Disengaging business partners without alienating customers

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Many companies operate a business model which involves a partnership with other businesses. For instance, a retail outlet sells items to its customers which are produced and supplied by other organizations. A health maintenance organization (HMO) provides access to healthcare for its enrollees through a network of healthcare providers. A restaurant or fast food chain often engages vendors to supply various food items. The value they deliver to their clients depends on the quality of good or service received from their partners.

In the course of operations, it is not unusual for the relationship with a partner or vendor to become strained and require termination. This could be because the partner begins to fail in meeting quality standards, consistently defaults on the agreed service level agreement, or some other reason. In cases where customers have become used to the product or service provided by that particular vendor, such a termination could be difficult. And where this is not handled well, the company (in this case, the HMO, the retail outlet, or the fast food chain) might eventually lose those customers. And we must not lose sight of the wisdom that it can be a lot more expensive to gain a new customer than retain an existing one.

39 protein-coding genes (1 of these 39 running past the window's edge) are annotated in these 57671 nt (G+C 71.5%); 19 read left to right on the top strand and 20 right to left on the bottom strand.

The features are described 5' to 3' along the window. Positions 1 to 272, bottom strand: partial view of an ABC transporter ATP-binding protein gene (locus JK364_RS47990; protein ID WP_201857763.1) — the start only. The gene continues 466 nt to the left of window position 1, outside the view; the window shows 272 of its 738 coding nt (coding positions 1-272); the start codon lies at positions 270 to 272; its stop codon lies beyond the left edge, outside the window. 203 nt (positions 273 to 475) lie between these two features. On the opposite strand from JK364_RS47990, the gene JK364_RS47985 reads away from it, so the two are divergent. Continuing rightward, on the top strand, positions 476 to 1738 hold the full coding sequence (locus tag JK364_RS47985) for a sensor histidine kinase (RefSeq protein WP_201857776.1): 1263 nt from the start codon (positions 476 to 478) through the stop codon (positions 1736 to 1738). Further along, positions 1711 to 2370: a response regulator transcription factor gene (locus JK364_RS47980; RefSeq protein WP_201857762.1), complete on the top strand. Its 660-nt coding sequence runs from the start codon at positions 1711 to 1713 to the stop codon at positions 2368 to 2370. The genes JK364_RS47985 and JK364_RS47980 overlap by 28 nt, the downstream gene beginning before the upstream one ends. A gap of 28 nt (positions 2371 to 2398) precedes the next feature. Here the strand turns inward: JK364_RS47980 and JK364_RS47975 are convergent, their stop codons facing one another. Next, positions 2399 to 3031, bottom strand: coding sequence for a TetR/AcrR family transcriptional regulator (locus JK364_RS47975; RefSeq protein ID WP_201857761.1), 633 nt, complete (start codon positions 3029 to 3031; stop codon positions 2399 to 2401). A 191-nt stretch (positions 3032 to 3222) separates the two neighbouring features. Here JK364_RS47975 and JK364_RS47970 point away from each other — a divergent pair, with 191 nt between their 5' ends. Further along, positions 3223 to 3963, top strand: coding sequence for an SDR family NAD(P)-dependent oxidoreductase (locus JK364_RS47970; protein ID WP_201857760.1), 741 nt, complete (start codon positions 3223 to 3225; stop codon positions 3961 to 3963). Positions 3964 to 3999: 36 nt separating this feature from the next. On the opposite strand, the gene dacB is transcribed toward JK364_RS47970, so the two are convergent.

The following steps can be taken to adequately manage such situations:

  1. Communicate clearly and promptly with the customer(s): Communication is central to good customer service. And many needless service disasters can be averted by proper and timely sharing of information with clients. So where a long-time partner or vendor is to be delisted, it is important to carry the customers or enrollees along. Let them know, as far as is prudent, what the situation really is and why it is necessary to take that decision.
  2.  Provide a reliable and convenient alternative. It is not enough to remove a defaulting partner. Particularly where the partner is a healthcare provider (e.g. a diagnostic centre), the company should source for an alternative provider which is comparable in terms of offered services and location to the disengaged one. You’ll want to minimize the impact of the change, as much as possible, on the enrollee’s experience.
  3. Be open to feedback and input from the customer. Finally, it is essential to treat clients and customers as stakeholders in the business. Ask for their input on the issue. They may even have a better way of handling the situation. You really never can tell until you ask.

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